Consumers jammed call centers and enrollment offices in the final sprint toward the Friday deadline in most of the country to get Affordable Care Act health plans for 2018, defying months of naysaying by President Trump about the law's insurance marketplaces.
In several states, enrollment helpers reported a crush of interest in recent days. Some navigator organizations, which help people sign up, received more requests for appointments than they could accommodate — a consequence of an enrollment season that is half as long as the past three years' time frame and large cuts by federal officials in grants to those groups.
“I could have really used the extra $900,000,” said Jodi Ray, project director of Florida Covering Kids and Families, which received $5.8 million a year ago, more than any other organization. “We could have used the extra staff.”
“You hang up from one call, and you get another,” said Julia Holloway, who directs the navigator program at Affiliated Service Providers of Indiana. The state lost 82 percent of its anticipated funding, more than anywhere else. And with in-person assistance now scarce, Holloway said one of her only remaining navigators was staffing the phone line to try to resolve as many callers’ questions as possible.
Since Thursday, people contacting federal call centers in the 39 states that use the HealthCare.gov website consistently got a message asking them to leave their contact information and await a call back, according to officials of the Centers for Medicare and Medicaid Services (CMS). They will be allowed to complete their insurance applications, even if they are contacted after the deadline of midnight Pacific time.
By late Friday afternoon, however, HealthCare.gov itself had not become so crowded that consumers were being diverted into online waiting rooms — as had occurred on the deadline day for ACA coverage each of the federal insurance exchange’s past four years.
Navigators said the website functioned relatively smoothly this year, with sporadic and minor glitches and slowdowns — nothing like the profound defects that stymied insurance-shoppers when the law’s marketplaces first opened in the fall of 2013.
This fifth year posed a test of the marketplaces’ staying power, as the boosterism of the Obama administration gave way to Trump’s vocal hostility and persistent efforts by a Republican Congress to dismantle many core features of the 2010 health-care law.
On the final day, CMS tweeted encouragement for Americans to sign up by the deadline. By the most recent count released by the agency, nearly 4.7 million people had signed up as of last weekend in the states using HealthCare.gov. That number did not include current ACA customers who will be automatically renewed by the government after the enrollment period or people signing up in 11 states, plus the District, that operate their own insurance exchanges.
The Senate repeatedly failed to pass ACA-repeal legislation over the summer and fall, but a big sideswipe to the law could be imminent. A compromise between the House and Senate over the biggest federal tax overhaul in decades contains a provision that in 2019 would end enforcement of the ACA’s requirement that most American carry health insurance. The two chambers plan to vote on the tax agreement next week.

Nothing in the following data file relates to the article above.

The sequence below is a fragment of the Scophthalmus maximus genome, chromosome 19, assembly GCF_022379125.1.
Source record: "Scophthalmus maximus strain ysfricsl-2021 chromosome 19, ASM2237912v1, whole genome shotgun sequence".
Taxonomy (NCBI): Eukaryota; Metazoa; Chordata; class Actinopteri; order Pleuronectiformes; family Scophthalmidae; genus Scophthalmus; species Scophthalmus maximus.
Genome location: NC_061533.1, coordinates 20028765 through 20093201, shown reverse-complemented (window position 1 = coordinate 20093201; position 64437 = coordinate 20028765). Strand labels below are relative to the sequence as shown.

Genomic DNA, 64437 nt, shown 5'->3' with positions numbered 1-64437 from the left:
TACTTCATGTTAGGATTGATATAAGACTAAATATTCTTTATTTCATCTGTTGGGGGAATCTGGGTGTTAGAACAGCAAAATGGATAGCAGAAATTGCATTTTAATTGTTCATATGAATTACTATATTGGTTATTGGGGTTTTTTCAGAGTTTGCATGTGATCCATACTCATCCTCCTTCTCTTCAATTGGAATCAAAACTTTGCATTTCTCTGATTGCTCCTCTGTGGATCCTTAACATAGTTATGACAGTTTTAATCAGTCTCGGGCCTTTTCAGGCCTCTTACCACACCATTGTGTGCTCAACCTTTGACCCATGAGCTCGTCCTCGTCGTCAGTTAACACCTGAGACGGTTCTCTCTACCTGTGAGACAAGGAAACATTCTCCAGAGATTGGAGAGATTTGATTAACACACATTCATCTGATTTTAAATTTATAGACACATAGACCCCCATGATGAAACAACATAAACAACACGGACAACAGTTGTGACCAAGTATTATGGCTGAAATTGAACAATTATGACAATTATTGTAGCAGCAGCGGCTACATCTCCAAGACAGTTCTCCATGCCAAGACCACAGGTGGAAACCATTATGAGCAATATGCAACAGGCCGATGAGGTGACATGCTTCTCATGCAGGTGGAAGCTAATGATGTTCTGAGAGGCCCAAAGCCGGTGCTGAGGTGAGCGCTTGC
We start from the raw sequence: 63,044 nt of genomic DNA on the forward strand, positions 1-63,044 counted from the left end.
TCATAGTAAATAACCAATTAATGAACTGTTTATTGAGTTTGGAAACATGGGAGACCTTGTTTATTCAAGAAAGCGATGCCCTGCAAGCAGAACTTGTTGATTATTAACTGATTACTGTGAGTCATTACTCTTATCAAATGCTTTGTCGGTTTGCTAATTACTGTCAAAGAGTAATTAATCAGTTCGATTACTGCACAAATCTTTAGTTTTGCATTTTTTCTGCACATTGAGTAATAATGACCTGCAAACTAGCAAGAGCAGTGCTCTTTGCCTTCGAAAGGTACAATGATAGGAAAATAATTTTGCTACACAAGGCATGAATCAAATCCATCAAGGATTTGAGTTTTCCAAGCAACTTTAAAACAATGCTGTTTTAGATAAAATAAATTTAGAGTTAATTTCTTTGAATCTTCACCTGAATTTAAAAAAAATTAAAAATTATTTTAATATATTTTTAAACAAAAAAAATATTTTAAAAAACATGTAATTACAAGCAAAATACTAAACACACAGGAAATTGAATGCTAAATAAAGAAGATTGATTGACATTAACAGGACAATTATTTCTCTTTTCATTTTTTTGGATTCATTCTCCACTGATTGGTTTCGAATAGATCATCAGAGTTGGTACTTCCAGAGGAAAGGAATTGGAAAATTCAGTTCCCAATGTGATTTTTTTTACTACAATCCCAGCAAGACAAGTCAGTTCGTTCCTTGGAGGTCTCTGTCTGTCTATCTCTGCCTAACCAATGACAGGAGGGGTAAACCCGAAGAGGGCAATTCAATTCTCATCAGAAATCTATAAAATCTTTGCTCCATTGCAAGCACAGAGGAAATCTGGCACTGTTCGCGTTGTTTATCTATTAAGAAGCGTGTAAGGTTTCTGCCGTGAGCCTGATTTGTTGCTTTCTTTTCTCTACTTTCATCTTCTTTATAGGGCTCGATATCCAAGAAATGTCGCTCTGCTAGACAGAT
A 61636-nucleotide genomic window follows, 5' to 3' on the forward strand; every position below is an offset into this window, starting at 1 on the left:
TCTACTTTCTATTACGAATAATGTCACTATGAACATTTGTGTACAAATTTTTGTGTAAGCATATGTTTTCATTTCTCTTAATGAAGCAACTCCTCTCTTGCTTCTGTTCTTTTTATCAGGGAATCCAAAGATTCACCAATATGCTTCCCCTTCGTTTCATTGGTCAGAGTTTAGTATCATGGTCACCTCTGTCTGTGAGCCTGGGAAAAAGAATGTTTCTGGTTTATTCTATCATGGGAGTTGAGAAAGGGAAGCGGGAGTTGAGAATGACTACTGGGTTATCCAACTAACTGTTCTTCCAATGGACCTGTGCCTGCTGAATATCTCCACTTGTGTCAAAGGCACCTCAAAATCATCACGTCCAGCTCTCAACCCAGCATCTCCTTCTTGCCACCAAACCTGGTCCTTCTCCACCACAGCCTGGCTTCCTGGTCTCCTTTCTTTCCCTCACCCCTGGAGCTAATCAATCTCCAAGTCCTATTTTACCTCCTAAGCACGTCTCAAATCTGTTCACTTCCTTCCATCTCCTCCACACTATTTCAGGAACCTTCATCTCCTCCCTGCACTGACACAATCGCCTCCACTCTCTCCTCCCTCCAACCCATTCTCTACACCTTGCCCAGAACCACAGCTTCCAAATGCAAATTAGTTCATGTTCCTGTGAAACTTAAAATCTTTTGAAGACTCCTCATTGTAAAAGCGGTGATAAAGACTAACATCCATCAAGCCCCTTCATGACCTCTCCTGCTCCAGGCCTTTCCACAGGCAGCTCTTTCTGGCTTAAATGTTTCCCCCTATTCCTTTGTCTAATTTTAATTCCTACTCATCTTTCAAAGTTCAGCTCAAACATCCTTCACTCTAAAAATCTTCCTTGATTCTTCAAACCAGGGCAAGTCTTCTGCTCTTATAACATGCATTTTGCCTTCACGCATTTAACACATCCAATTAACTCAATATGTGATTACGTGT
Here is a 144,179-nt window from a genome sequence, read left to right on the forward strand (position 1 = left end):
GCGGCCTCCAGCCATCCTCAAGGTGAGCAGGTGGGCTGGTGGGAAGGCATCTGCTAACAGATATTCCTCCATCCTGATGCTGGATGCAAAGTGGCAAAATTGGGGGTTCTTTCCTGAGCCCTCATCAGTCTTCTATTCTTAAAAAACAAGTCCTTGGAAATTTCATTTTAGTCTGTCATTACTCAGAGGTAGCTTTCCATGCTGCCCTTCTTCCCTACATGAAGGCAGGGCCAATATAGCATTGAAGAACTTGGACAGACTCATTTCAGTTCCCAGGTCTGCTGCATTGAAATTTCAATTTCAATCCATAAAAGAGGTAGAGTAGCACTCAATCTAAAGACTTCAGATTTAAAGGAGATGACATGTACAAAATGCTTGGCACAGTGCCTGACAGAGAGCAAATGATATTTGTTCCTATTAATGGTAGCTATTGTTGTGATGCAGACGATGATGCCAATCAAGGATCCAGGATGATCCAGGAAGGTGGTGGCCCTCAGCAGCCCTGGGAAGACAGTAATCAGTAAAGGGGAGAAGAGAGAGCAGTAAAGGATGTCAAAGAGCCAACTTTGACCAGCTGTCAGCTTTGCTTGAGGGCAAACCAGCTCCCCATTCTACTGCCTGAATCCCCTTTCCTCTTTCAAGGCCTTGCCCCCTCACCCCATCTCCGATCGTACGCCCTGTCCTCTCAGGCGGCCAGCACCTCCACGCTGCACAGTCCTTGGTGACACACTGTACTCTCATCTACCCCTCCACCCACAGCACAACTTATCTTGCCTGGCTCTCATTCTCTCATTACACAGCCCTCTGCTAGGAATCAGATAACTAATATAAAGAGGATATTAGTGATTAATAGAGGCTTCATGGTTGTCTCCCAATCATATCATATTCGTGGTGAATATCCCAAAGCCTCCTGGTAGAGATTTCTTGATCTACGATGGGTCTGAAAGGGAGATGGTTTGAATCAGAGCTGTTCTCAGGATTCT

Debate long swirled within both political parties over whether such a mandate is necessary to reach close-to-universal health coverage, but the idea of eliminating the law’s tax penalties for people who flout the requirement has become part of GOP orthodoxy. Congress’s nonpartisan budget analysts estimate that doing so would lead to 13 million more uninsured Americans within a decade and drive up health plans’ premiums.
The ACA marketplaces were created to make coverage more accessible for people who cannot get affordable health benefits through a job. The high point for enrollment was the 12.7 million consumer who had signed up for 2016 coverage by the end of that enrollment period.
This season, most of the state-run marketplaces will allow customers to keep signing up for health plans until late December or January.
And residents of a few states in the federal insurance exchange have a special enrollment period until Dec. 31 because their communities were damaged by hurricanes this fall. According to CMS officials, the extra time is available to people in Florida, Texas, Louisiana, South Carolina and Georgia — and others who lived in those states during the storms.
Fred Ammons, chief executive officer of the navigator organization Health Care Central Georgia, said he has been trying to play down the extension to encourage as many people as possible to enroll before the regular deadline. After Friday, he pointed out, “people will not just be able to go to HealthCare.gov and have it magically work.” They will need to telephone a federal call center, although navigators can still help them decide on a plan.
The Georgia group has been functioning with 15 percent of the federal navigator grant it had last year, with a reduced cadre of paid staff and a score of volunteers. “Our remaining staff put their heart and soul in this,” Ammons said. Even though the grant is intended for work year-round, “we will have some significant contraction of staff.”
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